Diagnostic Tests

What Physicians Need to Know

mSEPT9 Blood Test (Epi proColon) for Colorectal Cancer Screening

 

Am Fam Physician. 2019 Jul 1;100(1):10-11.

Epi proColon is a blood test used for the detection of the methylated septin 9 (mSEPT9) gene. It is approved by the U.S. Food and Drug Administration (FDA) for colorectal cancer screening in people at average risk who have declined first-line screening tests.

Accuracy

In a prospective study of 7,941 asymptomatic, average-risk adults 50 years and older who underwent screening colonoscopy at 32 clinical sites in the United States and Germany, the mSEPT9 test was 48% sensitive for colorectal cancer and 11% sensitive for advanced adenomas.1 Specificity was higher: 92% of people without colorectal cancer had a negative test result. Two meta-analyses of case-control studies of mSEPT9 tests (including Epi proColon [most common], Quest's Colo-Vantage, and others) using optical colonoscopy as the reference standard produced summary estimates of sensitivity and specificity for colorectal cancer of 62% to 71% and 91% to 92%, respectively.2,3 However, this approach of comparing the test in patients with known disease and in healthy controls will overestimate accuracy.

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TestIndicationPopulation, age range, and frequencyCost*

Methylated SEPT9 (Epi proColon)

Screening for colorectal cancer in people who decline first-line tests

Average-risk adults 50 years and older Optimal screening interval is uncertain

$192


*—Payment rate according to the Centers for Medicare and Medicaid Services' Clinical Laboratory Fee Schedule.8

TestIndicationPopulation, age range, and frequencyCost*

Methylated SEPT9 (Epi proColon)

Screening for colorectal cancer in people who decline first-line tests

Average-risk adults 50 years and older Optimal screening interval is uncertain

$192


*—Payment rate according to the Centers for Medicare and Medicaid Services' Clinical Laboratory Fee Schedule.8

One prospective multicenter study compared the mSEPT9 test with the fecal immunochemical test (FIT) in 102 adults with colorectal cancer identified on optical colonoscopy prior to surgery and in 199 average-risk adults scheduled for screening colonoscopy.4 The sensitivity of the mSEPT9 test for detecting colorectal cancer was 73% (95% CI, 64% to 81%), which was noninferior to the FIT sensitivity of 68% (95% CI, 58% to 77%). However, the specificity of mSEPT9 was lower than that of FIT (82% compared with 97%), leading to a lower area under the receiver operator characteristic curve for mSEPT9 (0.82) than for FIT (0.86).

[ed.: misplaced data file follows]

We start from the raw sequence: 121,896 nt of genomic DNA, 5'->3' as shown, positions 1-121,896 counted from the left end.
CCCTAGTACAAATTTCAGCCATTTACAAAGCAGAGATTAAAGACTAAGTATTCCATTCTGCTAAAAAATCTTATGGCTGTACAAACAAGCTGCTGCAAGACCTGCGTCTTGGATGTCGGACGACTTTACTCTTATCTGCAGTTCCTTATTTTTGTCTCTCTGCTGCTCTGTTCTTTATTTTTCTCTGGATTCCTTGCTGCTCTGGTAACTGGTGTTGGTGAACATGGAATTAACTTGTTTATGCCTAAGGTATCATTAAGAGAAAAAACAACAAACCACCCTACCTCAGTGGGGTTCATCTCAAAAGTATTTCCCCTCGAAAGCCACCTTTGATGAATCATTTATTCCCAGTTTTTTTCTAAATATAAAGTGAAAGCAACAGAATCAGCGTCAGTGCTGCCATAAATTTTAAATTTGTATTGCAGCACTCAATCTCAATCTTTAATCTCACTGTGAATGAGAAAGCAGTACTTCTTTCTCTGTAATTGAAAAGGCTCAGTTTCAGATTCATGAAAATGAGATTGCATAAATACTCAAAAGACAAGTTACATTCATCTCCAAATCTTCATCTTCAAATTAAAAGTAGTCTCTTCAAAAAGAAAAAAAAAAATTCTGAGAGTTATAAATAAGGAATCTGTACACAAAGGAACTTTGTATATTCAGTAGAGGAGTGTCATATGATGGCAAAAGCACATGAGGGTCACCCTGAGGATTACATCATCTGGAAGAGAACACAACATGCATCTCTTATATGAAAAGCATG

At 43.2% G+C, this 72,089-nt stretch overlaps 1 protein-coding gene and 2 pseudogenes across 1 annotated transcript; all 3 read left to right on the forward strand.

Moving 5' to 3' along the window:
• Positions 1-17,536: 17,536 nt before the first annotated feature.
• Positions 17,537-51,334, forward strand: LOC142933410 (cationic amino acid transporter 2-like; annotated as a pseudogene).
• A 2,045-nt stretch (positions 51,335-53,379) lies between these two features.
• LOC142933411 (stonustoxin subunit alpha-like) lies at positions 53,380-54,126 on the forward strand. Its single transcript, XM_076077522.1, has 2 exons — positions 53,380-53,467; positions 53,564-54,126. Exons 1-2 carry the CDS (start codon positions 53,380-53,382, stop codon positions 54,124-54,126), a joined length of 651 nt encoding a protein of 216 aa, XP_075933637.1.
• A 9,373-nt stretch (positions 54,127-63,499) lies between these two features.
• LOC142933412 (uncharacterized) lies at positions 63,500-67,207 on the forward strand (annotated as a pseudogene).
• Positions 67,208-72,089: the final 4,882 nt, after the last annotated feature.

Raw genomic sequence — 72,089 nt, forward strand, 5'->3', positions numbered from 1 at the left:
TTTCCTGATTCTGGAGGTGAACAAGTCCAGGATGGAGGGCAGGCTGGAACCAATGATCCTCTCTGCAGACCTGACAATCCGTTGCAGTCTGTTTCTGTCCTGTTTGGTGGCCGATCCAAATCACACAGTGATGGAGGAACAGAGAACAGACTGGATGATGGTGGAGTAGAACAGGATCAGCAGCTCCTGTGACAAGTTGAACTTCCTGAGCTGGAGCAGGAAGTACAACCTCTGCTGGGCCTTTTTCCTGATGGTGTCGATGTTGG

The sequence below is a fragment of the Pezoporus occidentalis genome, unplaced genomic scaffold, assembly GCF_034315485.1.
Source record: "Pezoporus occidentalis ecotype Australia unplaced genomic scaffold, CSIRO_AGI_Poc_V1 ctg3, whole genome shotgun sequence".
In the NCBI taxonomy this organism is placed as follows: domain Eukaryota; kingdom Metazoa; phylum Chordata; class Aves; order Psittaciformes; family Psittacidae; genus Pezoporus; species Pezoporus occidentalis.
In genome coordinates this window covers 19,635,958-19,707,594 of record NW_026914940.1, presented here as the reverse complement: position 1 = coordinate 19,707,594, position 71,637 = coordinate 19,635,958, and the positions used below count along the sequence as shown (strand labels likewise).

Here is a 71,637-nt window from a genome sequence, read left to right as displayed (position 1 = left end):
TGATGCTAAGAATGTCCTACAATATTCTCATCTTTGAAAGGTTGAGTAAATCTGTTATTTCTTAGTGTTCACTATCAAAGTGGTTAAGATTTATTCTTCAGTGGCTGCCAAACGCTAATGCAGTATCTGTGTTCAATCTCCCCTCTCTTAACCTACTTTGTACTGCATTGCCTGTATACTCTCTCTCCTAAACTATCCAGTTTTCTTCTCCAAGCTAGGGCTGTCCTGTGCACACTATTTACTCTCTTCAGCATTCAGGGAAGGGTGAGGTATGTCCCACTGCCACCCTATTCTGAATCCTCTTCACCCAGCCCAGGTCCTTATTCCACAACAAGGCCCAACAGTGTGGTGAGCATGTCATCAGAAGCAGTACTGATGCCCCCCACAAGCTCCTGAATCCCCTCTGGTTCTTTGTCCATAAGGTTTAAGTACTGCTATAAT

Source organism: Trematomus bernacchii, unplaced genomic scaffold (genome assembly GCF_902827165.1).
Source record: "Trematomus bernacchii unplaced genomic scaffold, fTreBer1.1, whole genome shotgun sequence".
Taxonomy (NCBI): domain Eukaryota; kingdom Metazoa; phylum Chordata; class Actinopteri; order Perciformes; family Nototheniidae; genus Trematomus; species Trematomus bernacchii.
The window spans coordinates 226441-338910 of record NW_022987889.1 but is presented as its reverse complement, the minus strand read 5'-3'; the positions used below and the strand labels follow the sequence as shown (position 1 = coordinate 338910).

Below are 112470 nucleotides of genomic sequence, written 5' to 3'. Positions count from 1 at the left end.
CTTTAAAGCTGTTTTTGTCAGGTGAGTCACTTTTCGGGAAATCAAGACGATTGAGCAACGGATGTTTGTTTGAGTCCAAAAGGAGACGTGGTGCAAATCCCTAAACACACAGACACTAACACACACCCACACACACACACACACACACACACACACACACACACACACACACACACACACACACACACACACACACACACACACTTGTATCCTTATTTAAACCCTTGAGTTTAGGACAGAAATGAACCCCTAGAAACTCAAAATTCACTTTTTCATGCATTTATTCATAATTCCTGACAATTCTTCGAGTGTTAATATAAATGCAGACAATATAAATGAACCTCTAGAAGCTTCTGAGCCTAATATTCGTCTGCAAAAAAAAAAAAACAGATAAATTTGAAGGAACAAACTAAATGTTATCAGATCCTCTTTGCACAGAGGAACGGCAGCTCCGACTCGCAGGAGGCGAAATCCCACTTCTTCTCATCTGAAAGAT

In the prospective study that resulted in FDA approval for the FIT plus multitargeted

Address correspondence to Kenneth W. Lin, MD, MPH, at Kenneth.Lin@georgetown.edu. Reprints are not available from the author.

Author disclosure: No relevant financial affiliations.

References

show all references

1. Church TR, Wandell M, Lofton-Day C, et al.; PRESEPT Clinical Study Steering Committee, Investigators and Study Team. Prospective evaluation of methylated SEPT9 in plasma for detection of asymptomatic colorectal cancer. Gut. 2014;63(2):317–325....

2. Li B, Gan A, Chen X, et al. Diagnostic performance of DNA hypermethylation markers in peripheral blood for the detection of colorectal cancer: a meta-analysis and systematic review. PLoS One. 2016;11(5):e0155095.

3. Nian J, Sun X, Ming S, et al. Diagnostic accuracy of methylated SEPT9 for blood-based colorectal cancer detection: a systematic review and meta-analysis. Clin Transl Gastroenterol. 2017;8(1):e216.

4. Johnson DA, Barclay RL, Mergener K, et al. Plasma septin9 versus fecal immunochemical testing for colorectal cancer screening: a prospective multicenter study. PLoS One. 2014;9(6):e98238.

5. Imperiale TF, Ransohoff DF, Itzkowitz SH, et al. Multitarget stool DNA testing for colorectal cancer screening. N Engl J Med. 2014;370:1287–1297.

6. Liles EG, Coronado GD, Perrin N, et al. Uptake of a colorectal cancer screening blood test is higher than of a fecal test offered in clinic: a randomized trial. Cancer Treat Res Comm. 2017;10:27–31.

7. Parikh RB, Prasad V. Blood-based screening for colon cancer: a disruptive innovation or simply a disruption? JAMA. 2016;315(23):2519–2520.

8. Centers for Medicare and Medicaid Services. Clinical laboratory fee schedule. https://www.cms.gov/Medicare/Medicare-Fee-for-Service-Payment/ClinicalLabFeeSched/index.html. Accessed May 6, 2019.

9. Bibbins-Domingo K, Grossman DC, Curry SJ, et al. Screening for colorectal cancer: US Preventive Services Task Force recommendation statement [published corrections appear in JAMA. 2016;316(5):545 and JAMA. 2017;317(21):2239]. JAMA. 2016;315(23):2564–2575.

10. Rex DK, Boland CR, Dominitz JA, et al. Colorectal cancer screening: recommendations for physicians and patients from the U.S. Multi-Society Task Force on Colorectal Cancer. Gastroenterol. 2017;153(1):307–323.

This series is coordinated by Kenny Lin, MD, MPH, Deputy Editor.

 

 

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